SSDRC authored by Tim Moore
Social Security Disability and SSI Questions and Answers
What is the Application Process for Social Security Disability and SSI?
How do you Win Benefits under Social Security Disability or SSI?
If I am determined disabled, how far back will Social Security pay benefits?
How do you prove your disability case if you have a mental condition?
What Can I Do to Improve My Chances of Winning Disability Benefits
Common Mistakes after Receiving a Denial of Social Security Disability or SSI Benefits
How to File for Disability - Tips for Filing
If You Get Approved For SSDI Will You Also Get Medicare?
How much does a Social Security disability attorney get paid?
Social Security Disability SSI Criteria and the Evaluation Process
How long does it take to be approved for SSI or Social Security disability?
What do you Need to Prove to Qualify for Disability Benefits?
Social Security Disability SSI and Fibromyalgia
Social Security Disability SSI and Degenerative Disc Disease
Can I Qualify For Disability and Receive Benefits based on Depression?
More questions about SSD and SSI
What Disabilities Qualify for SSI and Social Security Disability Benefits?
Social Security Disability Status
Social Security Disability Tips — how a claim gets worked on
Social Security Disability, SSI Disability - Terms, Definitions, Concepts
Should you get a Disability Lawyer before you File for Disability, or get an answer on your claim?
How to prove you are disabled
and win disability benefits
Continued from: Should you talk to an Attorney before you file a Disability Claim with Social Security?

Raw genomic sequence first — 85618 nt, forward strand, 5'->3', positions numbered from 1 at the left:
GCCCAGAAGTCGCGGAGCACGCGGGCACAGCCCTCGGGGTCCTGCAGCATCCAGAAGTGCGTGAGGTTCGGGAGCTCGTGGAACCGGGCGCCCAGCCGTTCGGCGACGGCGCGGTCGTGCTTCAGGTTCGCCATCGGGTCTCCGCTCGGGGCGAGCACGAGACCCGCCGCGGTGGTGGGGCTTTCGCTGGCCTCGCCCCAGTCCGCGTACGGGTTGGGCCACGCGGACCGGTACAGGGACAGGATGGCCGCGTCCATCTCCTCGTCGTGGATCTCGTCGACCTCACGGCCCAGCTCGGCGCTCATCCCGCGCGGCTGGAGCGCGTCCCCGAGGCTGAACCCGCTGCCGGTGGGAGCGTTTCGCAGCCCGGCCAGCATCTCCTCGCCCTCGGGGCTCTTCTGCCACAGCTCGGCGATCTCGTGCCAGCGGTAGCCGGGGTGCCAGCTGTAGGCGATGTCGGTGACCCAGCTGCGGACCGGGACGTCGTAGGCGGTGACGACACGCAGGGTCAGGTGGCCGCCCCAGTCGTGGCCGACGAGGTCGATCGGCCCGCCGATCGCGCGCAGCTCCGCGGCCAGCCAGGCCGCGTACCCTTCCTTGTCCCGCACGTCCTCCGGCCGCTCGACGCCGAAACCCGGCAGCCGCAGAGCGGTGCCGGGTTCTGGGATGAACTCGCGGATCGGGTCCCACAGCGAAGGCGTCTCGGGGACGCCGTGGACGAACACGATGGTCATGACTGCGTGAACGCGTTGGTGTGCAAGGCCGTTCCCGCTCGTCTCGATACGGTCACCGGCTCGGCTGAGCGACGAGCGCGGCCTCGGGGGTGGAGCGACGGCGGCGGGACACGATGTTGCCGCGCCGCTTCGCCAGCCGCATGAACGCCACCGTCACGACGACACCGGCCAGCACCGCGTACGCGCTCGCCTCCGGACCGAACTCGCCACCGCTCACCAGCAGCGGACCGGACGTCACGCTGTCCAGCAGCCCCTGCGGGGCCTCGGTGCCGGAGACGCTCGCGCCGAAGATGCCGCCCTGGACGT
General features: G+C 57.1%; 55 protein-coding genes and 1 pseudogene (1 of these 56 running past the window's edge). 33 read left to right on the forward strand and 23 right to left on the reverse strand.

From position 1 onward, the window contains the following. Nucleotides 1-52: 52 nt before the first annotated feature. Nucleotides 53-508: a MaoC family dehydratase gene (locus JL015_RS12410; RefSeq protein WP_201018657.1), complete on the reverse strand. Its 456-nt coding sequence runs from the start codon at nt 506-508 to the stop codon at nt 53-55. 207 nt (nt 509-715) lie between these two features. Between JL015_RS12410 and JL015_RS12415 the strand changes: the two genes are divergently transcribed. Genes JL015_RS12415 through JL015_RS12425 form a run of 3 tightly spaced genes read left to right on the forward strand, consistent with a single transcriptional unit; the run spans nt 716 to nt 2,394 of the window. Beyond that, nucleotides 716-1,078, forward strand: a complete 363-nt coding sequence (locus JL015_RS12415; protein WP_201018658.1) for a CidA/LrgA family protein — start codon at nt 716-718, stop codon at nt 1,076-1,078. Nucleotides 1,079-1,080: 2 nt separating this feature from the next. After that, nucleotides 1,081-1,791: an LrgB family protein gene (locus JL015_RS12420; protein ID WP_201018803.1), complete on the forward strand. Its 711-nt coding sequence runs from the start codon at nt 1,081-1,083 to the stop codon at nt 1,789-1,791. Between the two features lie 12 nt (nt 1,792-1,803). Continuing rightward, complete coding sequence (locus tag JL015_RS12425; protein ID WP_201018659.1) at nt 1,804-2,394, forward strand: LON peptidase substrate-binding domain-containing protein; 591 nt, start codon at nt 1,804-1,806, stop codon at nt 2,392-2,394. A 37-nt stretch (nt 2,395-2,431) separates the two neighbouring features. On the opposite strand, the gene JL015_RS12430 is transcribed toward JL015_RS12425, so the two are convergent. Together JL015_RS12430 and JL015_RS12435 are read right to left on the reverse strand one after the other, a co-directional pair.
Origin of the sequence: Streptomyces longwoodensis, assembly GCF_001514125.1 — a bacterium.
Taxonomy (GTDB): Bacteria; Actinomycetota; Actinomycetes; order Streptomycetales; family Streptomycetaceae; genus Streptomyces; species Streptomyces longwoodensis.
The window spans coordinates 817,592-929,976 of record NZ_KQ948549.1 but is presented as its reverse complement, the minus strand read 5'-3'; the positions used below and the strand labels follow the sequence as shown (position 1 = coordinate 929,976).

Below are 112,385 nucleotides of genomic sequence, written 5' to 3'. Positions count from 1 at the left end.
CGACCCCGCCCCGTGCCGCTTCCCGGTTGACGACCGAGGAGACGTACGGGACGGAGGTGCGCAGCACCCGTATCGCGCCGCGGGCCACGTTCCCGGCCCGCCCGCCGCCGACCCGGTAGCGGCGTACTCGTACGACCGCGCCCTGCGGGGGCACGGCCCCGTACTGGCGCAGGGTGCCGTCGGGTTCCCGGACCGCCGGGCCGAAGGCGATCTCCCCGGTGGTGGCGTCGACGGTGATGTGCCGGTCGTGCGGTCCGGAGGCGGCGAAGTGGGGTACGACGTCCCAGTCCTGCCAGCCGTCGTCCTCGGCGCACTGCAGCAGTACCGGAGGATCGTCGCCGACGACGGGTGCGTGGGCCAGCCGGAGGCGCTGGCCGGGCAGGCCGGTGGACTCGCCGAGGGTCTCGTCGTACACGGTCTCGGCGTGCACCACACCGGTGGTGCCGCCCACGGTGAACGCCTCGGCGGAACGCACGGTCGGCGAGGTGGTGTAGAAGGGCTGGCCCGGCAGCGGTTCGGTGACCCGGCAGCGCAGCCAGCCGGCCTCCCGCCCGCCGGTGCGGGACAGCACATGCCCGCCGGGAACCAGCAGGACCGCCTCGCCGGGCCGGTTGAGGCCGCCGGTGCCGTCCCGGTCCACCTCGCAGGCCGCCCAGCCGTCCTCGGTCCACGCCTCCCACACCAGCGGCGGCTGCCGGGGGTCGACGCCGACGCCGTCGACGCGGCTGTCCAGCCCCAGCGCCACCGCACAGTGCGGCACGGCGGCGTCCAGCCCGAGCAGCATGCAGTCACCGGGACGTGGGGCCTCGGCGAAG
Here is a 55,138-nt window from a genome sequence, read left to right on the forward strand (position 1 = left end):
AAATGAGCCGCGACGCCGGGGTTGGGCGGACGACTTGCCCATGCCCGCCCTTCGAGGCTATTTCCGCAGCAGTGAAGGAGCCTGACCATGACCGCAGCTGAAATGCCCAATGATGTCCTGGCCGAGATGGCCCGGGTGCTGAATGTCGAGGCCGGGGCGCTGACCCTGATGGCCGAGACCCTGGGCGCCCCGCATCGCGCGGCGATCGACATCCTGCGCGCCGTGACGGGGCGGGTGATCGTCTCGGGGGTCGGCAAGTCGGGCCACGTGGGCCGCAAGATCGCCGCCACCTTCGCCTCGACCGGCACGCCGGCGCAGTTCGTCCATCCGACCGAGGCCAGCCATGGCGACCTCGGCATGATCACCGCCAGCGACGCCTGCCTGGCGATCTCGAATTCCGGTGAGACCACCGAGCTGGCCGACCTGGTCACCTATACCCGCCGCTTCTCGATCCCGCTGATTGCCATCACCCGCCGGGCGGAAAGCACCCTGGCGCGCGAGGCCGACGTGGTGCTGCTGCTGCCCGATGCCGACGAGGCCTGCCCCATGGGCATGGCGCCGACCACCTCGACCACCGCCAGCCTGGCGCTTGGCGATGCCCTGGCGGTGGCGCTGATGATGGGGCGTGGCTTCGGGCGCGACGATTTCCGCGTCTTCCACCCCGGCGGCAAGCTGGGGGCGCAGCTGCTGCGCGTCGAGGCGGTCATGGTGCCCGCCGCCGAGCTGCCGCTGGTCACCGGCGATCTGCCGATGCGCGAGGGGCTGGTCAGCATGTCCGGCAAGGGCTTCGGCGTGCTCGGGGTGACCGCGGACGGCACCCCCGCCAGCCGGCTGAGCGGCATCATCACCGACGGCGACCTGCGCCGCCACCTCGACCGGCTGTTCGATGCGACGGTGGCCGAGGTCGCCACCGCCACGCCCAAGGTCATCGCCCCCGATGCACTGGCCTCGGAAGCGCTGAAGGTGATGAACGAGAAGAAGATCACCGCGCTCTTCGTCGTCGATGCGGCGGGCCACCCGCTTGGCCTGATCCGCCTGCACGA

The question becomes, should you get a disability lawyer before you even file for disability, or before you receive an answer on your application for disability? And the answer, as we pointed out, is often no. However, there are cases in which early representation is a good option. And there are individuals who will clearly have an advantage in being represented from the very moment that their case begins.
The individual who was mentioned in the first paragraph of this page shows the validity of this position. This person reportedly "considered" filing for disability for three years. Apparently, they never took the step of contacting the social security administration because the entire issue filled them with anxiety. This is not unusual, of course. It is a common reaction to be filled with fear at the thought of applying for disability, even more so if one has heard stories of how likely it is for a person to be denied, or of how long it can take to get through the system.
In this individual's case, however, the three years that he spent only "thinking" of applying for disability and never actually getting around to doing it could actually have seen him do the following:
1. Apply for disability - On average, a disability application filed with the social security administration will take 3-4 months for a decision.
2. File a reconsideration appeal - This is the first appeal in the social security system. It can be filed within 60 days of the denial on the disability application, though, for the sake of common sense, it should be filed immediately after the first denial is received so that time can be saved. Reconsiderations are nearly always denied. However, going through the recon step allows a person to proceed to the next step. Reconsideration decisions are usually reached in under 90 days.